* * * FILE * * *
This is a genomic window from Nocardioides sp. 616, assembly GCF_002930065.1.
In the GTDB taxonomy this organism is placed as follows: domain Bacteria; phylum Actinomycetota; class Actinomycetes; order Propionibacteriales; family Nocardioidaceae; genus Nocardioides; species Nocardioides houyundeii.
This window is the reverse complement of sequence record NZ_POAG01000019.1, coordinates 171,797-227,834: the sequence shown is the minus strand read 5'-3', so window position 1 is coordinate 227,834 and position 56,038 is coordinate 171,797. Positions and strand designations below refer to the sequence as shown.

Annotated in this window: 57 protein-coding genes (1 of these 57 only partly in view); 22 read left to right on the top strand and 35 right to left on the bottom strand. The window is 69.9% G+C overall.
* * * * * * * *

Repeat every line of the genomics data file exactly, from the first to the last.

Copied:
This is a genomic window from Nocardioides sp. 616, assembly GCF_002930065.1.
In the GTDB taxonomy this organism is placed as follows: domain Bacteria; phylum Actinomycetota; class Actinomycetes; order Propionibacteriales; family Nocardioidaceae; genus Nocardioides; species Nocardioides houyundeii.
This window is the reverse complement of sequence record NZ_POAG01000019.1, coordinates 171,797-227,834: the sequence shown is the minus strand read 5'-3', so window position 1 is coordinate 227,834 and position 56,038 is coordinate 171,797. Positions and strand designations below refer to the sequence as shown.

Annotated in this window: 57 protein-coding genes (1 of these 57 only partly in view); 22 read left to right on the top strand and 35 right to left on the bottom strand. The window is 69.9% G+C overall.